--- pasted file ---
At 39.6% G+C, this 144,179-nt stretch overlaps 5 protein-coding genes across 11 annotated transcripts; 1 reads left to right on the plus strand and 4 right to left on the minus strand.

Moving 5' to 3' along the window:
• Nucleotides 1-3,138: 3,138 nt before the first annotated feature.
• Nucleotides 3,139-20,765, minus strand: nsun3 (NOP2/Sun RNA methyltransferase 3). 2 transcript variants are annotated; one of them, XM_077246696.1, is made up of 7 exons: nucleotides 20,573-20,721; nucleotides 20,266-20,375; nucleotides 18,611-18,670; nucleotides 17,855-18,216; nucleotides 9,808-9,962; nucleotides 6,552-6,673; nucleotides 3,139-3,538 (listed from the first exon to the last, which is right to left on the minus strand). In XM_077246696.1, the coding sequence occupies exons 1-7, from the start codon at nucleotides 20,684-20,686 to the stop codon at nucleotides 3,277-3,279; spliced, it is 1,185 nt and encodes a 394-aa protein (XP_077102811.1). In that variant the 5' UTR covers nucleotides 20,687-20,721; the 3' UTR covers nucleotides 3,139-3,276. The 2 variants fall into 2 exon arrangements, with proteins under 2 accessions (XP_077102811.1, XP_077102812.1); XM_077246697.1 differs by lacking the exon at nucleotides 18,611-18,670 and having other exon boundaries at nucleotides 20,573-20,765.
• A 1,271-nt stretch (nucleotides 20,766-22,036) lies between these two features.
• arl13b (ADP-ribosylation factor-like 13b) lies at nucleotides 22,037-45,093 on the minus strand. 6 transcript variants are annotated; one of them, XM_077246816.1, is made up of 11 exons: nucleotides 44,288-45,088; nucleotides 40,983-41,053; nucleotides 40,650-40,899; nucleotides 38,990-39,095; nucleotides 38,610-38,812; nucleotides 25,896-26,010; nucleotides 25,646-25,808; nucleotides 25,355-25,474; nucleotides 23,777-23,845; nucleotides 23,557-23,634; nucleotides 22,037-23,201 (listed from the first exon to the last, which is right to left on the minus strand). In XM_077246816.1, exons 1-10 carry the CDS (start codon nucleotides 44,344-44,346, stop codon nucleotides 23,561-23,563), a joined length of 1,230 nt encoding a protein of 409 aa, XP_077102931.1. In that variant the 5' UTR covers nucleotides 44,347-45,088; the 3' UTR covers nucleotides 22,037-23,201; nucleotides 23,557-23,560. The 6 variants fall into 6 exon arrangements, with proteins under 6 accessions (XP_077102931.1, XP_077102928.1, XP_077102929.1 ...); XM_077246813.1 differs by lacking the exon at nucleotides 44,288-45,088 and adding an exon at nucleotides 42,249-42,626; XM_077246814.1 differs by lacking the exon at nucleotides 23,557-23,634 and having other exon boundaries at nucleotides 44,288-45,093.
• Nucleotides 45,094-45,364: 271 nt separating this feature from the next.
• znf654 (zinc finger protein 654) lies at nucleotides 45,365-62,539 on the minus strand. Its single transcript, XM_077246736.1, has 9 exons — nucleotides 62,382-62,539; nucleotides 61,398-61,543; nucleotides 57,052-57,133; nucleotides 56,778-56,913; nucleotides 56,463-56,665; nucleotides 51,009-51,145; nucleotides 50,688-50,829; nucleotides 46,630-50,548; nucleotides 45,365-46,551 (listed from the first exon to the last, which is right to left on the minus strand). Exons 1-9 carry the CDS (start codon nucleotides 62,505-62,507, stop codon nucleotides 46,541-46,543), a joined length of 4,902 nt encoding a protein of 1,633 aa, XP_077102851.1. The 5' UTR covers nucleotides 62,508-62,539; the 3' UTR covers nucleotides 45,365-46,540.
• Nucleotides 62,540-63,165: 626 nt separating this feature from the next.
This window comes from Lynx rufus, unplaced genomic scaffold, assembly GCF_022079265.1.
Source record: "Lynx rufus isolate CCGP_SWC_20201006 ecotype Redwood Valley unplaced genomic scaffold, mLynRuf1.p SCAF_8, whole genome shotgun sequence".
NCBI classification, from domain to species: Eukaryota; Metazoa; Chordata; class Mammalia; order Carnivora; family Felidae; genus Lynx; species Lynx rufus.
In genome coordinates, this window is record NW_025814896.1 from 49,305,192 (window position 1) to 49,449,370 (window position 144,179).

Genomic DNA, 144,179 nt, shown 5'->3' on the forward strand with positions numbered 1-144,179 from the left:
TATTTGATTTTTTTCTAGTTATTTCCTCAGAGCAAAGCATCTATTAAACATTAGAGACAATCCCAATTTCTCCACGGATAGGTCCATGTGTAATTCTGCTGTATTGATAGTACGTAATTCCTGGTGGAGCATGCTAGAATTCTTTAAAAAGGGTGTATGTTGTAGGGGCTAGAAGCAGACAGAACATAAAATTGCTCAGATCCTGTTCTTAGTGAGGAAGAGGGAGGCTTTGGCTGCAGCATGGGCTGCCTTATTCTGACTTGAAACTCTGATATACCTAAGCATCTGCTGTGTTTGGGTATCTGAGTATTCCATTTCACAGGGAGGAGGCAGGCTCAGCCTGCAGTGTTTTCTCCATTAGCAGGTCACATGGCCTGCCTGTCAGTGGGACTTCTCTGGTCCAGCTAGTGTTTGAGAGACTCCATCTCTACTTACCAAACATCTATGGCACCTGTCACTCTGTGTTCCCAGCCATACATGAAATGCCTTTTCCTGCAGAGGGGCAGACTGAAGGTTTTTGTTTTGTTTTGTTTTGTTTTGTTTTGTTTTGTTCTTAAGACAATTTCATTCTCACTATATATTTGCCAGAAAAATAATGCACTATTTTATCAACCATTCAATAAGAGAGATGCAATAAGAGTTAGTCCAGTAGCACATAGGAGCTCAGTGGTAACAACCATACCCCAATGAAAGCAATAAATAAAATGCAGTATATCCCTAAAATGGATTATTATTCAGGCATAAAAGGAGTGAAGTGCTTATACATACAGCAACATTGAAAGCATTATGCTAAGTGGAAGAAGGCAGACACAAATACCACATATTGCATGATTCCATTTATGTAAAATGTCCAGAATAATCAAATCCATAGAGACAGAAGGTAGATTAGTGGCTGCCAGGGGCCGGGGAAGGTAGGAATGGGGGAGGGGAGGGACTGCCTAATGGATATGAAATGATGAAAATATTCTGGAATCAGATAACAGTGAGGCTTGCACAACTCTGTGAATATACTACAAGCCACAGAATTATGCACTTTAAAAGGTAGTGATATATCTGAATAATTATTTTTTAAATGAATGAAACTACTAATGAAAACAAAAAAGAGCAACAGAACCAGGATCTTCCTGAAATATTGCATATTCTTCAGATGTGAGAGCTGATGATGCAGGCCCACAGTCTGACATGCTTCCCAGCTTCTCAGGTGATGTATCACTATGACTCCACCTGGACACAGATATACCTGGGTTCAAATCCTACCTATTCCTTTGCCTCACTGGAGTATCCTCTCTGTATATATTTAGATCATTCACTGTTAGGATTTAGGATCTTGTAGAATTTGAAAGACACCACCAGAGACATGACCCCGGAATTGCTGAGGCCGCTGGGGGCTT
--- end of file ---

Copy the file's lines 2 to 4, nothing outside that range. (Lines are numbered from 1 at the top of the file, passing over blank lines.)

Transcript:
Moving 5' to 3' along the window:
• Nucleotides 1-3,138: 3,138 nt before the first annotated feature.
• Nucleotides 3,139-20,765, minus strand: nsun3 (NOP2/Sun RNA methyltransferase 3). 2 transcript variants are annotated; one of them, XM_077246696.1, is made up of 7 exons: nucleotides 20,573-20,721; nucleotides 20,266-20,375; nucleotides 18,611-18,670; nucleotides 17,855-18,216; nucleotides 9,808-9,962; nucleotides 6,552-6,673; nucleotides 3,139-3,538 (listed from the first exon to the last, which is right to left on the minus strand). In XM_077246696.1, the coding sequence occupies exons 1-7, from the start codon at nucleotides 20,684-20,686 to the stop codon at nucleotides 3,277-3,279; spliced, it is 1,185 nt and encodes a 394-aa protein (XP_077102811.1). In that variant the 5' UTR covers nucleotides 20,687-20,721; the 3' UTR covers nucleotides 3,139-3,276. The 2 variants fall into 2 exon arrangements, with proteins under 2 accessions (XP_077102811.1, XP_077102812.1); XM_077246697.1 differs by lacking the exon at nucleotides 18,611-18,670 and having other exon boundaries at nucleotides 20,573-20,765.